The Great Resignation: An Insight into Employee Retention and Empowerment

The world of work feels like it’s moving at a faster pace with a new load of stress weighing heavier and heavier each day. The Great Resignation has left employers scrambling to manage their employee shortage. Employers face significantly smaller teams, which has led to many companies shortening their hours or shutting down altogether. 

The Great Resignation reared its head in 2021 when 11.5 million workers quit their jobs. The term was coined by Texas A&M's Anthony Klotz. According to a survey recently conducted by Monster, 95% of workers are considering changing jobs, and 92% will switch industries if it means landing a new position. A high percentage of these numbers include Millennials and Generation Z, as 56% of Gen Z workers said they are unhappy with their work-life balance. 

What Caused The Great Resignation? 

In 2020, employees began working from home due to the COVID-19 pandemic. For many, the lines blurred between their work-life balance. Workers are always using technology, and it is more difficult to fully “clock out” of work. Not to mention, the economic recession and unemployment rate is the worst it's been since the Great Depression

The pandemic caused many employers to change policies quickly and it left employees with anxiety and dissatisfaction with their workplace. Many watched their employers make budget cuts and lay-offs. The news cycle since 2020 has harmed people's mental health, and workplace changes amplified these challenges. SHRM has stated, “work-related concerns left more than 40% of employees feeling hopeless, burned out, or exhausted as they grapple with lives altered by COVID-19.” 

Workers are also resigning due to a lack of compensation and recognition from their employers. The federal minimum wage has not risen with inflation, and many cannot support themselves with their current wages. Employees also feel unrecognized and not listened to by their employers. 

What Helps Employers Retain Talent?

The economic downturn put pressure on essential workers and skeleton teams. Many workers are burnt out and employers are grasping at ways to improve retention and the employee experience. Here are a few places employers can place their focus: 

🔊 Communication 

One of the most significant attributes employees are looking for in a job is honesty and transparency. Employees know the difficulty of keeping up with constant economic and societal changes, and they want employers to be transparent when there is uncertainty. Employees value communication and when their managers listen to their input and concerns.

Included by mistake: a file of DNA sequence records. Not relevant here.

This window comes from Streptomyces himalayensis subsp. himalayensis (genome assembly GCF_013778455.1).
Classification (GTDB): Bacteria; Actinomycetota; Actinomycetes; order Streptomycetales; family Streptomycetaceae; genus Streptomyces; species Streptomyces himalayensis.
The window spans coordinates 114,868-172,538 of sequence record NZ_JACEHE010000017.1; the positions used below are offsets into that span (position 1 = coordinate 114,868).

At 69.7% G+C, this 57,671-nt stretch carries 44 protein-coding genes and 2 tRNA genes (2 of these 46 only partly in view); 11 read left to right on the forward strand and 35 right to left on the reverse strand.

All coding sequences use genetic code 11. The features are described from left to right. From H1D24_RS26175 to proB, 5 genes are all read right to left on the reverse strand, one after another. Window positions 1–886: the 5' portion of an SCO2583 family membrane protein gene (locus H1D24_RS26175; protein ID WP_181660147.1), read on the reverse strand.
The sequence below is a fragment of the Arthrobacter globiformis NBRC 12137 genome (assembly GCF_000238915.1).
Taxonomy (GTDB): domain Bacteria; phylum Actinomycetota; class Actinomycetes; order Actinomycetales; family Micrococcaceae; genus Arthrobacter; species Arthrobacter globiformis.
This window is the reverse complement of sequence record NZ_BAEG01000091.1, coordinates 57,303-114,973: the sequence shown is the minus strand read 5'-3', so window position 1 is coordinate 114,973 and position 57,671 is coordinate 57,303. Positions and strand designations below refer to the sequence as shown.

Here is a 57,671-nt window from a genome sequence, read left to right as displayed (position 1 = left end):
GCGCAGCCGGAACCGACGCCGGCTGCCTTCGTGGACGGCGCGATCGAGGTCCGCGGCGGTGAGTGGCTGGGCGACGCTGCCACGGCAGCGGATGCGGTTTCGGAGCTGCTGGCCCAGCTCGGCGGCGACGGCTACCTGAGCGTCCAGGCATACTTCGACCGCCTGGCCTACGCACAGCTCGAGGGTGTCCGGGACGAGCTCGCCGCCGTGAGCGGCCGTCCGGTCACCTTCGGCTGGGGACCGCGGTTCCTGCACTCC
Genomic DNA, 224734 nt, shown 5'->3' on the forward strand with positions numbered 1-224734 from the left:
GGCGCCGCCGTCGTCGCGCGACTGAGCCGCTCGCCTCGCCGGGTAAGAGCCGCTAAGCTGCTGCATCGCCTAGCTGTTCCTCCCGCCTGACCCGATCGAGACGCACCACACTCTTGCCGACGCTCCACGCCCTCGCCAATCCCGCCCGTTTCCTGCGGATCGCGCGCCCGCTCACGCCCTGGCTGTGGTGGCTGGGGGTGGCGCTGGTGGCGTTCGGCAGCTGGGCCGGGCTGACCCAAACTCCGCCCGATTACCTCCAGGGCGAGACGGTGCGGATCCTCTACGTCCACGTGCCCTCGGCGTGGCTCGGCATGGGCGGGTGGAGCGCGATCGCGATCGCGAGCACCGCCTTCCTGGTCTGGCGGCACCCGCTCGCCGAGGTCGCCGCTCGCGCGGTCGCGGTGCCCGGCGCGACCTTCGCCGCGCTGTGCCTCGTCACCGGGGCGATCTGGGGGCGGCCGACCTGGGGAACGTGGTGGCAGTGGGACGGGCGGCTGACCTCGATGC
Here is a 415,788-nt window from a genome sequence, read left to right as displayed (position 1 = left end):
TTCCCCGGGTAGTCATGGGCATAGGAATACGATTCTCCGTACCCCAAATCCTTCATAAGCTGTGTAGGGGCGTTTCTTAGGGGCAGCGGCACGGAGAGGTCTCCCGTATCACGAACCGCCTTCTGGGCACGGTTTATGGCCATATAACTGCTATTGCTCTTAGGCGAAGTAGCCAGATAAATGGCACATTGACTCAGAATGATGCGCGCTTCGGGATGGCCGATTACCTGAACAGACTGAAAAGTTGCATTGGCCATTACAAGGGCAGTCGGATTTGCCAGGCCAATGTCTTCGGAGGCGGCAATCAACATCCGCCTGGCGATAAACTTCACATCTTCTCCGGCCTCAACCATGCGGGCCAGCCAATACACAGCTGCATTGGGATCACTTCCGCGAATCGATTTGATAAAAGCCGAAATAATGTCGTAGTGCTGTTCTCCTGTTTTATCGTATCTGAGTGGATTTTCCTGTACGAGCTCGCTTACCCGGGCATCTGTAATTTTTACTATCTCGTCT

☮️ Create a Positive Work Culture 

Companies only spend about 10% of their time developing and engaging with their most talented employees. Increasing this percentage will improve employee retention. Employees do not resign because of the company themselves but because of poor leadership. Focus on your internal leadership and improve your company's management skills. This could include constantly checking in with employees and changing policies to encourage a healthier work-life balance. 

💡 Reconsider your Hiring and Promotions Strategy

The changes in employee expectations offer you a blueprint for retention. Conduct pay equity audits and review your promotion process to provide clarity on how employees can move up in their careers. If your promotion and hiring criteria are objective and well-defined, it will make a positive impression on potential candidates and aid in maintaining your top talent.

Although The Great Resignation presents difficulties for employers, it’s an opportunity to improve your employee experience. Start by intentionally finding ways to mitigate bias in your hiring process. Show respect for your employee’s time and autonomy. Empower them to make decisions and intentionally show how you value their time and expertise.

The true key to hanging on to employees is up to each manager to decide for their specific team, but there is more to cracking this code than offering flexibility or remote work. It's now critical for employers to acknowledge the role work has on its employee's lives and convince them that the stress of logging in day after day is worth the mental and emotional toll, lost time, and missed family memories. After a year of devastating mortality across the globe, employees might be weighing their options more than you might realize.


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